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Category Archives: induction

Heading Down the Road to C Section?



This article is written by an OB who has been practicing for 14 years. http://www.friscowomenshealth.com/?option=com_wordpress&Itemid=205&lang=en&p=89
I hope you enjoy.

Top Ten Signs Your Doctor Is Planning To Perform An Unnecessary Cesarean Section On You

I have been a practicing OB/GYN for fourteen years. I live in Frisco, Texas, one of the fastest growing cities in the United States, and I truly enjoy living and working here.  It is a great place for my family and, for the first time, my office is attached to the actual hospital I practice in.  This is the third and final place I will practice medicine.  I trained with some of the most respected academic OB/GYN’s in the country.  These physicians have contributed to books on Obstetrics, created practice guidelines for the American Congress of Obstetricians and Gynecologists (ACOG), and taught me to practice medicine based on scientific evidence.

I follow a few simple rules: do no harm, give your patients options, and provide information so they can make informed decisions.  So, last night I was sitting in my office looking at the fourth Cesarean Section (C/S) operative report of the day for yet another patient who wants to have a vaginal delivery following a previous C/S. I am frustrated and feel like I am fighting a losing battle.

When did Cesarean Sections (C/S) and elect Read the rest of this entry »

 

Postdates: Separating Fact from Fiction


So I am now 41 weeks pregnant, and the most common question I am getting is ‘so when are you being induced?’  On facebook, I answered that question ten times over a period of 3 days, so ended up making a new status message that consisted of this:
 
Thankyou for all your questions, thoughts and concerns regarding induction. I am comfortable, and bub is comfortable. I still have 1 more week before I am officially post-term. I will not be getting induced naturally or medically at any stage unless medically indicated. Now no more talk of induction! 😀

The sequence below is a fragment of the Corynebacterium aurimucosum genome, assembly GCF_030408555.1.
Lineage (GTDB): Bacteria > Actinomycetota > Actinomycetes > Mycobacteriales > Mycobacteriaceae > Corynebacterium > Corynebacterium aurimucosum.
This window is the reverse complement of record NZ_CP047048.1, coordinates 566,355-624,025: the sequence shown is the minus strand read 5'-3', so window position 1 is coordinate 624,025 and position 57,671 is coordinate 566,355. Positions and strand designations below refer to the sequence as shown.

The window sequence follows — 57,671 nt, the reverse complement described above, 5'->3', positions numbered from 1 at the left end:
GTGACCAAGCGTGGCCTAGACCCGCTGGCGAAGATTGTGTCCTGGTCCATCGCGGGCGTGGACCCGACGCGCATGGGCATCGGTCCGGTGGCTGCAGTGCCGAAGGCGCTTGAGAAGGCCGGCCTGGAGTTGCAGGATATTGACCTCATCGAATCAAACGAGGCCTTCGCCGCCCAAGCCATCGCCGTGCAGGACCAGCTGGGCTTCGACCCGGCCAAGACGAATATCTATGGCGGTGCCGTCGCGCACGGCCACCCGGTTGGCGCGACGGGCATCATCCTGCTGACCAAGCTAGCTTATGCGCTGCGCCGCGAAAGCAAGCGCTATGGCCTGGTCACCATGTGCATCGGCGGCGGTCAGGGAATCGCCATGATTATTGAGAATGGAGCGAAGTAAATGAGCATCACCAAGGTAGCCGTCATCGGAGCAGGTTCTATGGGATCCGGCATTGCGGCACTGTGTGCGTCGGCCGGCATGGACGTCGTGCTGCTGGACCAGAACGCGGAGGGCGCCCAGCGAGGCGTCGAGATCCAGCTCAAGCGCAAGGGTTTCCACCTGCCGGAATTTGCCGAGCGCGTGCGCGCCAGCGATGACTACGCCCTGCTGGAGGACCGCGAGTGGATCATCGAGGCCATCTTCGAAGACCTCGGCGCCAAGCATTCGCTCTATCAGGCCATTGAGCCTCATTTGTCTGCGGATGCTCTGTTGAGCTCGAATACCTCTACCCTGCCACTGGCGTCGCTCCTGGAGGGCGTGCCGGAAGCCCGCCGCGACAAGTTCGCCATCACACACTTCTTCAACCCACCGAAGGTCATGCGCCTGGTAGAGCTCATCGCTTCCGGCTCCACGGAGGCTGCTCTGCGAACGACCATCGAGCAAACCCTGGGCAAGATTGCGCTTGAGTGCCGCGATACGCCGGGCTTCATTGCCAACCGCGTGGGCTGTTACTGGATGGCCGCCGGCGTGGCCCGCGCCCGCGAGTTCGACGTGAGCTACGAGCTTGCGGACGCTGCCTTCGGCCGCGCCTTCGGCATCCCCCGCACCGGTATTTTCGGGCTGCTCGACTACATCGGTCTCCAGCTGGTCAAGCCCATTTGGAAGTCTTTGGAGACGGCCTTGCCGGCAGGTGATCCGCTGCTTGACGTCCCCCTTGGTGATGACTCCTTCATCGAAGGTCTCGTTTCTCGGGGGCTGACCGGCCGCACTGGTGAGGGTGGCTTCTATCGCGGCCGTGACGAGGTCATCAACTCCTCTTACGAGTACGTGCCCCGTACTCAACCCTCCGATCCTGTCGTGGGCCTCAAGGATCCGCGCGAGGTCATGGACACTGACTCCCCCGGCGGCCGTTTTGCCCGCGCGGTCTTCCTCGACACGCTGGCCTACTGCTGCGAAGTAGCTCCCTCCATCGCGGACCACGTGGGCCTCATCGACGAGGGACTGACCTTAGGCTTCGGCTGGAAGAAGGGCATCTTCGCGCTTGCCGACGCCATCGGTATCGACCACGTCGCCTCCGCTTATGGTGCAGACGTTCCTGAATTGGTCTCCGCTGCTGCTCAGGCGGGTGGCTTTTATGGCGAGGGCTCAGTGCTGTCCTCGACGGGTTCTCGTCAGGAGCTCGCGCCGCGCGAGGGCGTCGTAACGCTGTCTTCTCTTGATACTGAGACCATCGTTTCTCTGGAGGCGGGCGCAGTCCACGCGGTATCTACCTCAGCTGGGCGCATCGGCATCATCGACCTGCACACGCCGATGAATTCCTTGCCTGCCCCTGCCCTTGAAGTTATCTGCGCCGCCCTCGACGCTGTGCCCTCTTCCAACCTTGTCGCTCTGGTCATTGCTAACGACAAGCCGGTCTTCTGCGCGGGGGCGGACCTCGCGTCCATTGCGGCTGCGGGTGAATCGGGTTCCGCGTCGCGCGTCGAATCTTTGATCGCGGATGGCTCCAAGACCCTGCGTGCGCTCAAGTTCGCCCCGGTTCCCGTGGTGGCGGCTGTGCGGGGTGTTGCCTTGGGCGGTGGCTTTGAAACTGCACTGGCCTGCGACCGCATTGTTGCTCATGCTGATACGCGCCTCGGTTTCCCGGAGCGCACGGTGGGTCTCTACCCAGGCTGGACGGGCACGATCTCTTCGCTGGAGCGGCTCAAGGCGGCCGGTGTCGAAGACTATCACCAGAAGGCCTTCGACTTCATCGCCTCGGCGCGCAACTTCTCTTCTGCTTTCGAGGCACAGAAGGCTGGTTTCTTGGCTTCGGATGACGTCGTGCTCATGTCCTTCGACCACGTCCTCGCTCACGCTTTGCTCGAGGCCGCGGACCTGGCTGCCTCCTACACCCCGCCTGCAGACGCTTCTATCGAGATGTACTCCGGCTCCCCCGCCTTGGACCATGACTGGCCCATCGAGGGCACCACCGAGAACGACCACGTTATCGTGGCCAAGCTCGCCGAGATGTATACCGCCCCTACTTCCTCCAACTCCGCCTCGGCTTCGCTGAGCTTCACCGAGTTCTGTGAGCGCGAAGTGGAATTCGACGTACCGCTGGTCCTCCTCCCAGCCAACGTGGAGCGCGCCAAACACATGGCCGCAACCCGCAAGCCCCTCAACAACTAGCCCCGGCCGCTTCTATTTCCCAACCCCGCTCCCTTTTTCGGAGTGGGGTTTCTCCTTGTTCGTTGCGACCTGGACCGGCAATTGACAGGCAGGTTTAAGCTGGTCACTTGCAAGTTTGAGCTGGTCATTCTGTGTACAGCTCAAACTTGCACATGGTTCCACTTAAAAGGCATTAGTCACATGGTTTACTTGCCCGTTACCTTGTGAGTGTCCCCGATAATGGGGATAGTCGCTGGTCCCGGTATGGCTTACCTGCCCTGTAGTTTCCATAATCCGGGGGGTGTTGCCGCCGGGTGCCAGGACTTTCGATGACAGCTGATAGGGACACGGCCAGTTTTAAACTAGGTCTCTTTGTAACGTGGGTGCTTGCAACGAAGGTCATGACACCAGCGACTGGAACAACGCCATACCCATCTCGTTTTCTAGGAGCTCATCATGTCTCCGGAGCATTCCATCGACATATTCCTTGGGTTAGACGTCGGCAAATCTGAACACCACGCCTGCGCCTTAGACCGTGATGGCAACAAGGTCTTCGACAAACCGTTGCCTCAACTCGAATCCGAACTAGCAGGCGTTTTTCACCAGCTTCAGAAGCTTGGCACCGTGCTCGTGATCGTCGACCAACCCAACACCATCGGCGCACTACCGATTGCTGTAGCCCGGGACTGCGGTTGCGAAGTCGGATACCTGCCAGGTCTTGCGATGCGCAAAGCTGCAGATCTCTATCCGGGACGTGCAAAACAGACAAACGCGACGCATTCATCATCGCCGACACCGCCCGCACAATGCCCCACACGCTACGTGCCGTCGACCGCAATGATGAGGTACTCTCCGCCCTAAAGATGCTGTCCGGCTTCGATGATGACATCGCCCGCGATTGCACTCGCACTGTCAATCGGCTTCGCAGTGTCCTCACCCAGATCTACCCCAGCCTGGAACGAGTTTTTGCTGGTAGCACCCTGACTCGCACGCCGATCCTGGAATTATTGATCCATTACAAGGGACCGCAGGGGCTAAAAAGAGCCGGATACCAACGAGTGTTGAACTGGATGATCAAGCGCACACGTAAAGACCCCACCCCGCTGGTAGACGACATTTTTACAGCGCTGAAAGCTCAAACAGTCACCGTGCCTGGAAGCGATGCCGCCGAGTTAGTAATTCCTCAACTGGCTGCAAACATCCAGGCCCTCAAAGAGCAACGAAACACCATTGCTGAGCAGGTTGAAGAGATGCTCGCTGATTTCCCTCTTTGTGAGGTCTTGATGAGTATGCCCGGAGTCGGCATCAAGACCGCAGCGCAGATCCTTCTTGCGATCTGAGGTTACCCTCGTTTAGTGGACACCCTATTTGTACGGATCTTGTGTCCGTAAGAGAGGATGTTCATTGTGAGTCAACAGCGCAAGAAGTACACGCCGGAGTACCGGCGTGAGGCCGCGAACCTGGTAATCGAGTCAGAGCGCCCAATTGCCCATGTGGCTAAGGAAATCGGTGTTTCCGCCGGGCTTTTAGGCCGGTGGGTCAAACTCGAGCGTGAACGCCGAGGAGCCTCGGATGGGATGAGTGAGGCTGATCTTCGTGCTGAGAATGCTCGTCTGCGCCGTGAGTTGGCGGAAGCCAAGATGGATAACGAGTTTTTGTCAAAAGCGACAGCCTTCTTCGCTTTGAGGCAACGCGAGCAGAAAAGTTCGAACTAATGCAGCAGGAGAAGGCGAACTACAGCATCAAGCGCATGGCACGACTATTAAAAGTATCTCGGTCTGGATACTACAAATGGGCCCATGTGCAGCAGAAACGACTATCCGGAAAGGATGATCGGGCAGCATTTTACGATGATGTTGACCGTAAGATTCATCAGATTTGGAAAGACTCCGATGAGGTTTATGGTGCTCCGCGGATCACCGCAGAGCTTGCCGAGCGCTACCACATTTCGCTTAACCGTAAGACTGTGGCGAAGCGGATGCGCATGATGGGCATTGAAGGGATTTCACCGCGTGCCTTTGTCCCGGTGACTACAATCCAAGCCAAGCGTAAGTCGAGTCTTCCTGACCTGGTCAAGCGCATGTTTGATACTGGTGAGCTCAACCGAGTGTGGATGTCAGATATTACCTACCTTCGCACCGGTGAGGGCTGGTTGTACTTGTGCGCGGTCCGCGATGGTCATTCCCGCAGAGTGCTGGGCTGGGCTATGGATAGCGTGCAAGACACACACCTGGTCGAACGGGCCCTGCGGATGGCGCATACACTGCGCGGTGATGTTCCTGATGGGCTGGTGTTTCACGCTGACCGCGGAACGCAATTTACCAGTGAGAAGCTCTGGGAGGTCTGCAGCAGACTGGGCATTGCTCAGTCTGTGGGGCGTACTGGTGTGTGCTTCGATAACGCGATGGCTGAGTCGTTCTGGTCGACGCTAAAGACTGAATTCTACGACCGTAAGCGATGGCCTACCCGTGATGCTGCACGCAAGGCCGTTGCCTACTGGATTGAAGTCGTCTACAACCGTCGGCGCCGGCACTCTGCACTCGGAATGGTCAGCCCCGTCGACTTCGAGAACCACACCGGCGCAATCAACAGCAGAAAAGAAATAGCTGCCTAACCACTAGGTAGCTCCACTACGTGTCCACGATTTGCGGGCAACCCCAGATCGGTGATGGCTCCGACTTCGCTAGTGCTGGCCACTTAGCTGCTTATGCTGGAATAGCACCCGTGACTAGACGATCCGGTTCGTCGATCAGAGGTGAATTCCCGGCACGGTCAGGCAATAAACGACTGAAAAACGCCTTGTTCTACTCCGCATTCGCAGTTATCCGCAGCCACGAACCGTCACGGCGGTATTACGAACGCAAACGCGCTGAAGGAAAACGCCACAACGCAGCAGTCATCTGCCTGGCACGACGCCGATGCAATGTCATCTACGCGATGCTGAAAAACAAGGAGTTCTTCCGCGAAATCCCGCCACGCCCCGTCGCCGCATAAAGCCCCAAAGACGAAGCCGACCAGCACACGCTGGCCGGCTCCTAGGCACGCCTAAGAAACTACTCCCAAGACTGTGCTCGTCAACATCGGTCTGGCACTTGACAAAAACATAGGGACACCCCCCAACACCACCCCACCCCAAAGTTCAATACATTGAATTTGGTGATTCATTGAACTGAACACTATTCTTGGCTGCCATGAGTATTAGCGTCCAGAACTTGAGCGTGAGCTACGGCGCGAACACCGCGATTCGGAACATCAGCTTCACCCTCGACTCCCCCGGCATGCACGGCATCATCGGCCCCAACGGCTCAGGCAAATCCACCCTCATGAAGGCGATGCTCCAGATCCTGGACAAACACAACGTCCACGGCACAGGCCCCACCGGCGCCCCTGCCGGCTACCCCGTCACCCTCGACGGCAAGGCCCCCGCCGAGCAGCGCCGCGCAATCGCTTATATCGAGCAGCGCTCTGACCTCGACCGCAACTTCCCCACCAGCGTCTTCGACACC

But I know that the people who were asking, were only asking and suggesting things because they care about me.  So I looked around and found this fantastic article that has some great research and simple facts that you can share with others.  This link was my status update this morning. This is how I introduced it:
 
Here’s some interesting research regarding ‘late babies’:
“Facts:
• A pregnancy is NOT “Postdates” until after 42 weeks.
• The risk of stillbirth is nearly a flat line between 38 weeks and 43.
• Amniotic fluid is dependent on maternal hydration, in the absence of congenital abnormalities.
• A baby’s weight virtually plateaus after 40 weeks.”
Good to know hey! 🙂 Read the rest of this entry »
 

Induction risks


interesting article on how similar a mum getting an induction with synto (pit) has similar risks to a VBAC – and no-one really talks about the dangers of induction, but recommend against VBACs!!

http://networkedblogs.com/r4rIV

Not Just Another Induction Post

You might remember me posting on my Banned From Baby Showers Facebook page about a mom who had been declared “high risk” due to “maternal age.”  She is 35 years old.  Her OB had also told her that her amniotic fluids levels were low.  At about 37 or 38 weeks, she recommended induction. Read the rest of this entry »

 

The Slow Labour: Patience is a Virtue


This is a chapter from a book by Henci Goer called The Thinking Woman’s Guide to a Better Birth.  This chapter is on slow labours and inductions.
 

The Thinking Woman’s Guide to a Better Birth
http://hencigoer.com/betterbirth/sample/

Practical Information for a Safe, Satisfying Childbirth

Chapter 7: The Slow Labor: Patience is a Virtue

  1. Problems with Typical Management
    1. Active Management of Labor
    2. Procedures
  2. The Bottom Line
    1. Benefits and Risks of Techniques for Coping With Poor Progress
    2. Strategies to Avoid the Need for IV Oxytocin, Instrumental Delivery or Cesarean Section
  3. Gleanings from the Medical Literature
  4. Bibliography

Problems with Typical Management

Obstetricians treat women laboring slowly the way Peter Pan treated the Lost Boys. He expected everyone to adapt to his ideas of the way things should be. If they didn’t, Peter saw to it that they did. For example, the boys entered the Neverland underground home through hollow trees. If a boy didn’t fit his tree, James Barrie writes, Peter “did something” to the boy. So too with obstetric management. Obstetricians have inflexible ideas of how labor ought to go. If your labor doesn’t conform to that pattern, typical doctors “do something” to you to make you fit. There are, as you may gather, a number of drawbacks to this myopic approach.